If you thought Mitt Romney had a rotten summer—failing to project a more appealing image of himself and his policies, failing to pin the country’s economic woes on the president, failing to get even the tiniest bounce from his convention—the home stretch is shaping up even worse. Fast on the heels of his aggressively wrong-headed response to the embassy attack in Libya (which gets terrible reviews from most Americans), Mother Jones today released a bombshell video of Romney speaking way too candidly to a small group of well-heeled campaign contributors.
This is must-see footage—and even if you don’t want to see it, you won’t be able to help it over the next few days. These are words that will haunt Romney for the rest of the campaign—and the rest of his political career. He jokes that he’d have a better chance of being elected if he were of Mexican lineage; he insults Obama voters (and 47 percent of the country) in the most stereotypical and racially-tinged terms possible; he brags about sharing campaign consultants with Bibi Netanyahu; and he insists that Americans are, basically, too empty-headed to care about policy specifics. And this is only the first batch of videos to come; God only knows what else he might have let loose with.
We can’t sum it up better than David Corn, who got this “get” for MoJo: “With this crowd of fellow millionaires, he apparently felt free to utter what he really believes and would never dare say out in the open. He displayed a high degree of disgust for nearly half of his fellow citizens, lumping all Obama voters into a mass of shiftless moochers who don't contribute much, if anything, to society, and he indicated that he viewed the election as a battle between strivers (such as himself and the donors before him) and parasitic free-riders who lack character, fortitude, and initiative. … These were sentiments not to be shared with the voters; it was inside information, available only to the select few who had paid for the privilege of experiencing the real Romney.”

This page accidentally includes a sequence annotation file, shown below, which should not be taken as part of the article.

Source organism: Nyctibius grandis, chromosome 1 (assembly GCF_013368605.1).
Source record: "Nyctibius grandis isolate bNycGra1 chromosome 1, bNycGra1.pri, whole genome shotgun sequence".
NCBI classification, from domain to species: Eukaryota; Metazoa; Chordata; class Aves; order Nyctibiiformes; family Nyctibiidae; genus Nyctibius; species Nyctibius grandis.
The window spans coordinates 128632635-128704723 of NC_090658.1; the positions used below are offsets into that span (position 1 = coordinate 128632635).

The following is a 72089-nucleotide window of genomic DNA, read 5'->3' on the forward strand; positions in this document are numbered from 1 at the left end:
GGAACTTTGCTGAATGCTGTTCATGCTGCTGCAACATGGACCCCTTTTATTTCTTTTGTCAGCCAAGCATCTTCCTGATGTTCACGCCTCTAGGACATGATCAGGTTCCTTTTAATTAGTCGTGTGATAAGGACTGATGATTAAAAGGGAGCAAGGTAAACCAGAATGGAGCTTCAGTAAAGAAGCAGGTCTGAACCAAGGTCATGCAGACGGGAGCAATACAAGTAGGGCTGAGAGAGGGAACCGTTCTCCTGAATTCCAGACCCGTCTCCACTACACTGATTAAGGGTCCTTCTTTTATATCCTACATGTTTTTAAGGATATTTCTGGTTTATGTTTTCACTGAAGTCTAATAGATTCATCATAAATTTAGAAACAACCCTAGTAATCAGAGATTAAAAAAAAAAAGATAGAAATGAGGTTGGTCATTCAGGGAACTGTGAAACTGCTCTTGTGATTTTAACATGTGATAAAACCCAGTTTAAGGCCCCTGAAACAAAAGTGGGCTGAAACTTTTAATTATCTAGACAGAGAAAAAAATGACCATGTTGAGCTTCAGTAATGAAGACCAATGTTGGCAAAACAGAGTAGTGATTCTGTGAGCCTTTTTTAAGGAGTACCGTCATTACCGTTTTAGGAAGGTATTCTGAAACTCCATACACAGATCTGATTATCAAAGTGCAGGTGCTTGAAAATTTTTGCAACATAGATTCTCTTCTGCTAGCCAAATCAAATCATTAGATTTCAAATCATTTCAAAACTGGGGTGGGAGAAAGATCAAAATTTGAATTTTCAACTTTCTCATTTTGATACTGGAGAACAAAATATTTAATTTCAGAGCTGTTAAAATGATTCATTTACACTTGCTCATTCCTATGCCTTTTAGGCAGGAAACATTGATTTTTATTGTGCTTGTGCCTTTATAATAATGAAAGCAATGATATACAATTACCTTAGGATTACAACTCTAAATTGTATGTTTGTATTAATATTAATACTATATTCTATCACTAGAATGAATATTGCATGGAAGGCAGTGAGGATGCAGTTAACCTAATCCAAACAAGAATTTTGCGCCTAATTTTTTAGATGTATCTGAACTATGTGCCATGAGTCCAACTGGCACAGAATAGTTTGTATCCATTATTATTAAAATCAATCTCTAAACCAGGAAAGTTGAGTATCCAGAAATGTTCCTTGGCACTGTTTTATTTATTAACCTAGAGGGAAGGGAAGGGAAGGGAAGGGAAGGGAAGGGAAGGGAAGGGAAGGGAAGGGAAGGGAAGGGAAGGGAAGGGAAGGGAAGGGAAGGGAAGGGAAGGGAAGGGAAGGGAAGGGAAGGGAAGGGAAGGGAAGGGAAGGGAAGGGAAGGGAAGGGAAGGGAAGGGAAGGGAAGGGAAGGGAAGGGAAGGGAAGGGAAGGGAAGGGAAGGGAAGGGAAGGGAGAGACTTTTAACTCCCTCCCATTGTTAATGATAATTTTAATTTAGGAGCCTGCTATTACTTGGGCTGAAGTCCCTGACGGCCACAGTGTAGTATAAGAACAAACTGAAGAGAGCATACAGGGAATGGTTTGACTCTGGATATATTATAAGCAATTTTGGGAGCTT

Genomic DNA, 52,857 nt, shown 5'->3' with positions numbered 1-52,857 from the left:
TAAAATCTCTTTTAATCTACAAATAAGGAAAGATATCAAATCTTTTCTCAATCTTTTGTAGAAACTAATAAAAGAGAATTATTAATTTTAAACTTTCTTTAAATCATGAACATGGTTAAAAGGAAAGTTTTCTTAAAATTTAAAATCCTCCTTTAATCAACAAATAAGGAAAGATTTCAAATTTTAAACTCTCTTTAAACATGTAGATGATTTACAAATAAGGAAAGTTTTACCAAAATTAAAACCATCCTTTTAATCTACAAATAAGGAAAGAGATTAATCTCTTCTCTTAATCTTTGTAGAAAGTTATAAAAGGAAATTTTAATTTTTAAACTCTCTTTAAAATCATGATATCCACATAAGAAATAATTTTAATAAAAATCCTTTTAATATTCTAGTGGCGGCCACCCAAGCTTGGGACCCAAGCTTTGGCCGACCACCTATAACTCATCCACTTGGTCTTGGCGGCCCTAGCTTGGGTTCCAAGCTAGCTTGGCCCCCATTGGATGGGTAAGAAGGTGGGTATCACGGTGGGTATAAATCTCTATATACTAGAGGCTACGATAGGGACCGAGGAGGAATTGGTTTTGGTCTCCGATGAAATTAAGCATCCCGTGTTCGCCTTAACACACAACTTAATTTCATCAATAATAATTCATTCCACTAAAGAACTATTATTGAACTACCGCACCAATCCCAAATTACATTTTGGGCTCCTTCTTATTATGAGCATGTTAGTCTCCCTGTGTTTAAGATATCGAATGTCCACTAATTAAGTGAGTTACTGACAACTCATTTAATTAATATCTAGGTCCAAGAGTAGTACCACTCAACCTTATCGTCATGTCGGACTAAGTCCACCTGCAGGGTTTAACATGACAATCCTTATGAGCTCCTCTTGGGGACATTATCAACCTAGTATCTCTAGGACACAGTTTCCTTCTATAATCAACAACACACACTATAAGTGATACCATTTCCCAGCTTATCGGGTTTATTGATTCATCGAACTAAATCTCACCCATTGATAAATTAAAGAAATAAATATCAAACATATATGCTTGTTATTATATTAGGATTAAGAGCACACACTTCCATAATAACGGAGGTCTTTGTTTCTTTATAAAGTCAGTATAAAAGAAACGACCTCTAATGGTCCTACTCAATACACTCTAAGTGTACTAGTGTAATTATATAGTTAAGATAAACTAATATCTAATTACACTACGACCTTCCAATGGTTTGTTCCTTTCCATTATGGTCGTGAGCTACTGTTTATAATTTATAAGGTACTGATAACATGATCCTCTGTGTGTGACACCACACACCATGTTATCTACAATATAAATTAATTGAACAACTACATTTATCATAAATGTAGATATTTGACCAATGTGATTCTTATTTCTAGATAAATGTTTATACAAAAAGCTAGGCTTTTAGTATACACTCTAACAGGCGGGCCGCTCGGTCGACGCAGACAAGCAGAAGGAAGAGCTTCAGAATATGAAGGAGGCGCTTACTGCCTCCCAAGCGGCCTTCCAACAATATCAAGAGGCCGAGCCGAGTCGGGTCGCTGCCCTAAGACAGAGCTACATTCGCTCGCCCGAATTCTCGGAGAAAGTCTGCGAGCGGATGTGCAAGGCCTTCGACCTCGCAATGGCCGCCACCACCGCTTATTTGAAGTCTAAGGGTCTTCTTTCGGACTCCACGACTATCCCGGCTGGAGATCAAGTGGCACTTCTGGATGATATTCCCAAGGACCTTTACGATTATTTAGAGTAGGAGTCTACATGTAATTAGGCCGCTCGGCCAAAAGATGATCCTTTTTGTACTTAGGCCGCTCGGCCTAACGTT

Romney’s comments will inevitably be likened to Barack Obama’s infamous slur (also recorded in a private donor meeting) about white Pennsylvanians clinging to guns and religion. Both expressed the kind of disdain for their fellow Americans that no candidate should allow to escape his or her lips. But in terms of political impact, this is sure to play much worse. For one thing, that was April 2008, and this is mid-September 2012—leaving the candidate little time to recover. Another essential difference: Obama was well-liked and admired by the vast majority of Americans when he had his bigoted slip of the lip; Romney is already overwhelmingly disliked, even by many who plan to vote for him. Obama’s comments surprised people; Romney’s comments confirm what people already suspected about him. He comes across as the epitome of arrogant privilege.
There is no way that this glimpse into the “real Romney” won’t turn off a large majority of the country—including plenty of the same people of privilege he was speaking to in that room. Even if they agree with the candidate secretly, they will have some serious second thoughts: How could anyone running for president, for pete’s sake, be so breathtakingly, jaw-droppingly stupid as to utter such things aloud?
So They Say
"Remember this other time where he was caught on video saying, 'People like to cling to their guns and their religion?' Hey, I'm a Catholic deer hunter. I am happy to be clinging to my guns and my religion!"